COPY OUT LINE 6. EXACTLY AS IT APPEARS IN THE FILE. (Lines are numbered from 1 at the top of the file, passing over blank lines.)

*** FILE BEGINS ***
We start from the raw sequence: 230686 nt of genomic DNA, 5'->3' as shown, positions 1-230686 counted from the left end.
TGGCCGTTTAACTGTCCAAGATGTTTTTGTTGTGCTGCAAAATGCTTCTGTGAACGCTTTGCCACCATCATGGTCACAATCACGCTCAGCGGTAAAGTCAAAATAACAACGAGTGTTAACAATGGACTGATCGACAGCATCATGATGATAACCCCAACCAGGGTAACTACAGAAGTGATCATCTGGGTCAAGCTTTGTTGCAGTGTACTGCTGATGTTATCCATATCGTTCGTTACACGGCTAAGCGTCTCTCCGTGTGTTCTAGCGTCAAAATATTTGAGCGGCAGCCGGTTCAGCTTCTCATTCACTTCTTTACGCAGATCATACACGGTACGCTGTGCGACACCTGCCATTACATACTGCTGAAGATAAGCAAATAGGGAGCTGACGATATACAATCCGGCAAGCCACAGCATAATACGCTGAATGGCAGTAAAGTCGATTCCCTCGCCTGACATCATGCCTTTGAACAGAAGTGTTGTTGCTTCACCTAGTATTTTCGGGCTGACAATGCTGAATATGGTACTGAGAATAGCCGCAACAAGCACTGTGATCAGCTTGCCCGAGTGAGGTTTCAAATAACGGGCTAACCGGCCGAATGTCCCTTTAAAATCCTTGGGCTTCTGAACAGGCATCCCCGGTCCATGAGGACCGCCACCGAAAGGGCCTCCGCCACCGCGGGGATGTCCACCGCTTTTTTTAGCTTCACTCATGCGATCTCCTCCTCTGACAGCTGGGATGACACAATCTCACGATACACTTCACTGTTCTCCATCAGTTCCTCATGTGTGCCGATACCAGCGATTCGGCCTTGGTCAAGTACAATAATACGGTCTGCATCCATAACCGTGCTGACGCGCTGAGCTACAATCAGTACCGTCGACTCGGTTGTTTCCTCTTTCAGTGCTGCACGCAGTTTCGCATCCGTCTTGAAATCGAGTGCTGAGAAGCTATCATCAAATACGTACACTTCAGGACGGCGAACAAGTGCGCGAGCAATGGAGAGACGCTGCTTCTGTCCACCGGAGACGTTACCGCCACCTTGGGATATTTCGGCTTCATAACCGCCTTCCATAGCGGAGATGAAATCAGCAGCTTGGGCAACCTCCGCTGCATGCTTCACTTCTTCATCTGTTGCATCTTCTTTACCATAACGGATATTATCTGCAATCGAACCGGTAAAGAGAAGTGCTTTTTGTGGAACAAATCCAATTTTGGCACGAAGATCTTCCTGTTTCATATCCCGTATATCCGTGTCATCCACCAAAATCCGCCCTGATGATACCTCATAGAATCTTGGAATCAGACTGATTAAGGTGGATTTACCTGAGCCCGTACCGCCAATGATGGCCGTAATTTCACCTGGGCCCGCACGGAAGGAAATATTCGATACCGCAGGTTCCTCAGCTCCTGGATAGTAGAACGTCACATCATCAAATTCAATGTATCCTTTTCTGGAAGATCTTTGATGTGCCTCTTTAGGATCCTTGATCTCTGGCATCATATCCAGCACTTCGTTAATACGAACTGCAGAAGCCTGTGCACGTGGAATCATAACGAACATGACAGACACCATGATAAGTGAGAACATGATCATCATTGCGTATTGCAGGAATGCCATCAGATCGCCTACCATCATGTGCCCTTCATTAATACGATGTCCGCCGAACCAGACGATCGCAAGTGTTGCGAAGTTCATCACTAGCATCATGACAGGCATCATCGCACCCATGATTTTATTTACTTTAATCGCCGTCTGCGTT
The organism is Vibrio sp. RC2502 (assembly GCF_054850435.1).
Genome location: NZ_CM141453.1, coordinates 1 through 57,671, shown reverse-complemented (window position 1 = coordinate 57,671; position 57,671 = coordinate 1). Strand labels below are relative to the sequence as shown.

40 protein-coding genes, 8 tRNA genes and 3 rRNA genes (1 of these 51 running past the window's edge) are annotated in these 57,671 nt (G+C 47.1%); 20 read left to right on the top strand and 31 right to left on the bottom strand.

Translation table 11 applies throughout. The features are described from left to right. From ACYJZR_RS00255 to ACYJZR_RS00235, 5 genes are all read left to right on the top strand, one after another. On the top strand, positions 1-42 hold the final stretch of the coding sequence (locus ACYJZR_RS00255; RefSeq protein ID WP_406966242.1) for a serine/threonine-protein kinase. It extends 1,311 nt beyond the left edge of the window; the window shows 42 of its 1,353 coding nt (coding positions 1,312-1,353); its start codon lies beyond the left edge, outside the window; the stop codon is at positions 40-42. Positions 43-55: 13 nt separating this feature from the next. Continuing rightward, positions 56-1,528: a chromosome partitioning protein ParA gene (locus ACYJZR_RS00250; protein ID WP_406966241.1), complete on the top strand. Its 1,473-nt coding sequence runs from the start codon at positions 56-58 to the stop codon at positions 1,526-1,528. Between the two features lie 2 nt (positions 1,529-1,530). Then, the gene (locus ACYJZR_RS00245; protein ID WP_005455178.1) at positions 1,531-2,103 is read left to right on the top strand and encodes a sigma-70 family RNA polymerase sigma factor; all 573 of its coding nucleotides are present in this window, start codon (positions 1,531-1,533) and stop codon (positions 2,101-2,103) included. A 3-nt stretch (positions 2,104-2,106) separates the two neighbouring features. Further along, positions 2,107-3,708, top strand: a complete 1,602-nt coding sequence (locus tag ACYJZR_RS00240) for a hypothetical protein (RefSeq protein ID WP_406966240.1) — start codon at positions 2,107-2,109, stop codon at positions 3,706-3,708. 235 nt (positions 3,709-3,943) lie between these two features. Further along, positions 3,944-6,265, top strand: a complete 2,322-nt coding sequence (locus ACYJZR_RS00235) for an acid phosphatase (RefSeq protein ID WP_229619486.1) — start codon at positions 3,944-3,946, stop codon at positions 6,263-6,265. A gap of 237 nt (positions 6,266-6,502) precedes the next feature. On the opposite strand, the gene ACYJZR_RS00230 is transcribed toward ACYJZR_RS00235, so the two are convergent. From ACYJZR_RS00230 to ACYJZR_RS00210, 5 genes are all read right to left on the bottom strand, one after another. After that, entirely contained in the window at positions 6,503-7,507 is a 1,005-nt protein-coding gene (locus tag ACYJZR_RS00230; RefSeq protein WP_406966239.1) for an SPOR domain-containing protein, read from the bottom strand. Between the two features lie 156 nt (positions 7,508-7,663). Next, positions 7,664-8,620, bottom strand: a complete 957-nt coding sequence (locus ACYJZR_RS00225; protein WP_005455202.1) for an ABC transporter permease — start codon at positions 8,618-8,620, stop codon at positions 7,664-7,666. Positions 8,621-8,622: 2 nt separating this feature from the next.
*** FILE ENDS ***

Translation table 11 applies throughout. The features are described from left to right. From ACYJZR_RS00255 to ACYJZR_RS00235, 5 genes are all read left to right on the top strand, one after another. On the top strand, positions 1-42 hold the final stretch of the coding sequence (locus ACYJZR_RS00255; RefSeq protein ID WP_406966242.1) for a serine/threonine-protein kinase. It extends 1,311 nt beyond the left edge of the window; the window shows 42 of its 1,353 coding nt (coding positions 1,312-1,353); its start codon lies beyond the left edge, outside the window; the stop codon is at positions 40-42. Positions 43-55: 13 nt separating this feature from the next. Continuing rightward, positions 56-1,528: a chromosome partitioning protein ParA gene (locus ACYJZR_RS00250; protein ID WP_406966241.1), complete on the top strand. Its 1,473-nt coding sequence runs from the start codon at positions 56-58 to the stop codon at positions 1,526-1,528. Between the two features lie 2 nt (positions 1,529-1,530). Then, the gene (locus ACYJZR_RS00245; protein ID WP_005455178.1) at positions 1,531-2,103 is read left to right on the top strand and encodes a sigma-70 family RNA polymerase sigma factor; all 573 of its coding nucleotides are present in this window, start codon (positions 1,531-1,533) and stop codon (positions 2,101-2,103) included. A 3-nt stretch (positions 2,104-2,106) separates the two neighbouring features. Further along, positions 2,107-3,708, top strand: a complete 1,602-nt coding sequence (locus tag ACYJZR_RS00240) for a hypothetical protein (RefSeq protein ID WP_406966240.1) — start codon at positions 2,107-2,109, stop codon at positions 3,706-3,708. 235 nt (positions 3,709-3,943) lie between these two features. Further along, positions 3,944-6,265, top strand: a complete 2,322-nt coding sequence (locus ACYJZR_RS00235) for an acid phosphatase (RefSeq protein ID WP_229619486.1) — start codon at positions 3,944-3,946, stop codon at positions 6,263-6,265. A gap of 237 nt (positions 6,266-6,502) precedes the next feature. On the opposite strand, the gene ACYJZR_RS00230 is transcribed toward ACYJZR_RS00235, so the two are convergent. From ACYJZR_RS00230 to ACYJZR_RS00210, 5 genes are all read right to left on the bottom strand, one after another. After that, entirely contained in the window at positions 6,503-7,507 is a 1,005-nt protein-coding gene (locus tag ACYJZR_RS00230; RefSeq protein WP_406966239.1) for an SPOR domain-containing protein, read from the bottom strand. Between the two features lie 156 nt (positions 7,508-7,663). Next, positions 7,664-8,620, bottom strand: a complete 957-nt coding sequence (locus ACYJZR_RS00225; protein WP_005455202.1) for an ABC transporter permease — start codon at positions 8,618-8,620, stop codon at positions 7,664-7,666. Positions 8,621-8,622: 2 nt separating this feature from the next.